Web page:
A parodied impersonation of Mina Tzemach, the guru of the soon-to-be-unveiled TV exit poll, on Channel 2′s satirical “Eretz Nehederet” (“Wonderful Country”) has her saying gloomily that Lance Armstrong’s blood test results were better than the imminent election outcome.
Back in the real world, left-wing Meretz sources are happily contemplating a rise in their Knesset representation from the current three seats to six or even more.
The satire show is now poking bitter fun at Jewish Home’s controversial US-born No. 14, Jeremy Gimpel. It has an actor playing him wearing a suicide bomber’s belt, in reference to his much-discussed apparent relishing of the prospect of a new Jewish temple replacing a “blown up” Dome of the Rock.
Some say that despite predictions to the contrary, voter turnout in Arab Israeli communities may ultimately prove to be high. Others are not so sure. You can read Elhanan Miller’s story here.
Leaked exit-poll results are reason for much hope among left-wing parties. Erel Margalit, No. 10 on the Labor party list, calls it a “dramatic” development that demonstrates that there is little separating the two major blocs in Israeli politics.
Meretz’s Mossi Raz, No. 8 on the list, says “there’s a chance that Benjamin Netanyahu will not be prime minister.”
American journalist Jeffrey Goldberg weighs in on the projected Israeli election results swirling around the Twittersphere. In brief, he says to take them with a grain of salt.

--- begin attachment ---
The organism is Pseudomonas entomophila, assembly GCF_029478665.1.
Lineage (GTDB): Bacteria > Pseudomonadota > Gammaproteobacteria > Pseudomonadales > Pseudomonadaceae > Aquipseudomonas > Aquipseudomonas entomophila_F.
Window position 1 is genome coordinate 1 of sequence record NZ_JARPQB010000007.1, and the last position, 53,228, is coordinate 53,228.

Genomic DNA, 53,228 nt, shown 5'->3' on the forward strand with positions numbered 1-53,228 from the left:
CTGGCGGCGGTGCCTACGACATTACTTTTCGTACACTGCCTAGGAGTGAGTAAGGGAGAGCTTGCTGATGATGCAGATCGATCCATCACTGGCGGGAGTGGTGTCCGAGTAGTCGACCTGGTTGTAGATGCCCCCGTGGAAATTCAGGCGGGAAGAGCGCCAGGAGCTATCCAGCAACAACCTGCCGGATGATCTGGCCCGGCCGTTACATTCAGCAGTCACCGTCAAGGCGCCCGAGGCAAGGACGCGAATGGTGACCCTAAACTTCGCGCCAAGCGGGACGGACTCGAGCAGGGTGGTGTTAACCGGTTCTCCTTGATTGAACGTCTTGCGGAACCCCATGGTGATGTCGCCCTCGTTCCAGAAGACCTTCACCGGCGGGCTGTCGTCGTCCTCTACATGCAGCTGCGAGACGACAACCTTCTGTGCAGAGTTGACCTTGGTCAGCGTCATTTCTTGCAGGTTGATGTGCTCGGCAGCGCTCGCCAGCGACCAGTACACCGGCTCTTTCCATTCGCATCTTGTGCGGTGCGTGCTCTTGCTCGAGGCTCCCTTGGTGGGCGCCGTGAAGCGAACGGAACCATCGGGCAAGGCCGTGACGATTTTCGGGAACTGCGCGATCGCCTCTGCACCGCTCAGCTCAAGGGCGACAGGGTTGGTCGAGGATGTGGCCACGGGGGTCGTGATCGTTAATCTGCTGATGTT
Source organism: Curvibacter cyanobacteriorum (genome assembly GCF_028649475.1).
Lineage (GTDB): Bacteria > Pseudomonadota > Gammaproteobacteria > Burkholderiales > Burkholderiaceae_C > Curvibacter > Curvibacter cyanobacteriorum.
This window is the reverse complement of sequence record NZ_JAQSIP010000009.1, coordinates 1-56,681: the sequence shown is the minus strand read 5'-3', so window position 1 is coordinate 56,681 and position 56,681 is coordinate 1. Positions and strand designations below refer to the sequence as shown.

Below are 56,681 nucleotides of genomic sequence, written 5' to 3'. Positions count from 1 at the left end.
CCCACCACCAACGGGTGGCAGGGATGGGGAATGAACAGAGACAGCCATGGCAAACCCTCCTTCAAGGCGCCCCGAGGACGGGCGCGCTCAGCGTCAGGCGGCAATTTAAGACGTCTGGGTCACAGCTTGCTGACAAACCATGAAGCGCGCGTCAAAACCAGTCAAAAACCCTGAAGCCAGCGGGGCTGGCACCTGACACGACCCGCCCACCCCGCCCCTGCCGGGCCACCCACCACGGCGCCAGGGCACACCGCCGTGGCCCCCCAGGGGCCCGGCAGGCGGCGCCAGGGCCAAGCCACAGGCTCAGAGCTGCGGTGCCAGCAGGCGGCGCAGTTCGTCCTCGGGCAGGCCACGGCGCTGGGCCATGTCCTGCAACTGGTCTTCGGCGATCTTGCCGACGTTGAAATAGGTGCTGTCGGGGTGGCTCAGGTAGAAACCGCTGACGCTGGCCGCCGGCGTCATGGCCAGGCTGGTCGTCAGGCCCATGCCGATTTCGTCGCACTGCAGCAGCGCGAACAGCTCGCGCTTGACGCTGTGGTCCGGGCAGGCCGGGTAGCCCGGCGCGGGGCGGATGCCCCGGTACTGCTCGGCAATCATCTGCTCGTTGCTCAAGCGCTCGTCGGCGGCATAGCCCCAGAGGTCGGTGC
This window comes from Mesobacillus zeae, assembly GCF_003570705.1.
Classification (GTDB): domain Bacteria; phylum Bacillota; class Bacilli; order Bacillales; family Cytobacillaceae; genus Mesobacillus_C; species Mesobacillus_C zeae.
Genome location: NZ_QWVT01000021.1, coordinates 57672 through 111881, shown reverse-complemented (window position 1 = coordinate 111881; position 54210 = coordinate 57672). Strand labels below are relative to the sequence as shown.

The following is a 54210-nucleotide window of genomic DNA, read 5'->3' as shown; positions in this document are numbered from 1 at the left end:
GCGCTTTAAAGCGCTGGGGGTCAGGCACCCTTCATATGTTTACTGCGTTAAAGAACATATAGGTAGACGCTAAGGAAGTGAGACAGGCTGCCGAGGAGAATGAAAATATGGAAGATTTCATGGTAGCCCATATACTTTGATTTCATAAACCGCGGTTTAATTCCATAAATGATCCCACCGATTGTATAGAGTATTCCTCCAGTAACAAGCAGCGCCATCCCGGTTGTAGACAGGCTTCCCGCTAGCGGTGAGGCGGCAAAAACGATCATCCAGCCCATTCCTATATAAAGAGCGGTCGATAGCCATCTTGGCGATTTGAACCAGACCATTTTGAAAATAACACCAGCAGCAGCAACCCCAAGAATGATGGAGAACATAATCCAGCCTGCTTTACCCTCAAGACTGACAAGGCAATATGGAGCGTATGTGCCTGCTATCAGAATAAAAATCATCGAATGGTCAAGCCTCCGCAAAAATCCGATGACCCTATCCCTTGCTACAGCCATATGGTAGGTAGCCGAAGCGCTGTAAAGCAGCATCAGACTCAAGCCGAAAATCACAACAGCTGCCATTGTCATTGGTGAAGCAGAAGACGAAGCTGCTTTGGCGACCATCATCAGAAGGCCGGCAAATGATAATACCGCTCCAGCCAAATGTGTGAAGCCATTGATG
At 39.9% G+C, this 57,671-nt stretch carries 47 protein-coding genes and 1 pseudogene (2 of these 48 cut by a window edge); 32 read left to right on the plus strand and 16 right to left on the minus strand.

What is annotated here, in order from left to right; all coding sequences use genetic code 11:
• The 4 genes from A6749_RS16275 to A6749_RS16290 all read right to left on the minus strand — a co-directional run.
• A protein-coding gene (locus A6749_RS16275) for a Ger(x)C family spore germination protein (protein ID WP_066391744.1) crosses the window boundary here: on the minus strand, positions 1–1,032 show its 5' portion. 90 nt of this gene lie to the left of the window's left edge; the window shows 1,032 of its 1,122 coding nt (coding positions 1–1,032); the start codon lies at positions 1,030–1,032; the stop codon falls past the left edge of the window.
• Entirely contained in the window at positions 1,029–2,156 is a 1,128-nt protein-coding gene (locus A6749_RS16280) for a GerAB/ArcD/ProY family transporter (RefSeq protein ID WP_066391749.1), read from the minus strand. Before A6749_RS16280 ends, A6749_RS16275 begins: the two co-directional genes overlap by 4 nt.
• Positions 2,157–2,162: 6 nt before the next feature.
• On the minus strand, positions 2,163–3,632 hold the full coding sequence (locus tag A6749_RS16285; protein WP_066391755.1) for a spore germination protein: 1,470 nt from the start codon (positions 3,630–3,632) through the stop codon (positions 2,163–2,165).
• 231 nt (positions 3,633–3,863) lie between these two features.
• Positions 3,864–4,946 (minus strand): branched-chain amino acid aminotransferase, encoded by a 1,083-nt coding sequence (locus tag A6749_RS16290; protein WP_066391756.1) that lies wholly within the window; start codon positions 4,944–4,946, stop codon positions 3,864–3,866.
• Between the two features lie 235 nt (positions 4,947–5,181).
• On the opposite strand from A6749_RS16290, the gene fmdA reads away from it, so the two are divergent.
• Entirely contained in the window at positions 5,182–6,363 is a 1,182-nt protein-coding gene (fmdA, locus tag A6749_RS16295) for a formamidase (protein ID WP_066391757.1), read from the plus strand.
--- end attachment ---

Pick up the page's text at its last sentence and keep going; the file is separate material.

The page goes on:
Labor leader Shelly Yachimovich writes on her Facebook page that the impossible has become possible.
“Look at Netanyahu’s historic [Facebook] status” in which he warns of Likud being “in danger,” she writes. “I believe in that which wasn’t possible a few weeks ago: It’s possible to form a government without Netanyahu. I call on everyone to go out and vote for the Labor Party — we are on our way to victory.”
She says not to bother voting for Am Shalem, Green Leaf, Kadima, or the Greens, because they aren’t breaking the 2% threshold, and calls on voters to cast their ballot for Labor.
Likud sends its supporters an eleventh-hour text message on behalf of Benjamin Netanyahu, which reads the same as the prime minister’s Facebook status earlier in the evening: “The Likud rule is in danger. Drop everything and go vote Likud now. It is vital for the state of Israel’s future.”
Education Minister Gideon Sa’ar — No. 3 on the Likud-Beytenu list — tells Ynet that “it’s clear from the accumulation and inspection of the data that the race is very close indeed.”
“There is also the danger of a left-wing bloc” that would prevent a Netanyahu coalition, he says.
Optimism is still high in Yesh Atid, which seems to believe it will be the second-biggest party. Jewish Home might have something to say about that. Along with predictions of a poor showing by Likud-Beytenu are suggestions that Labor may not be doing too well either. The exit polls are just a few minutes away now.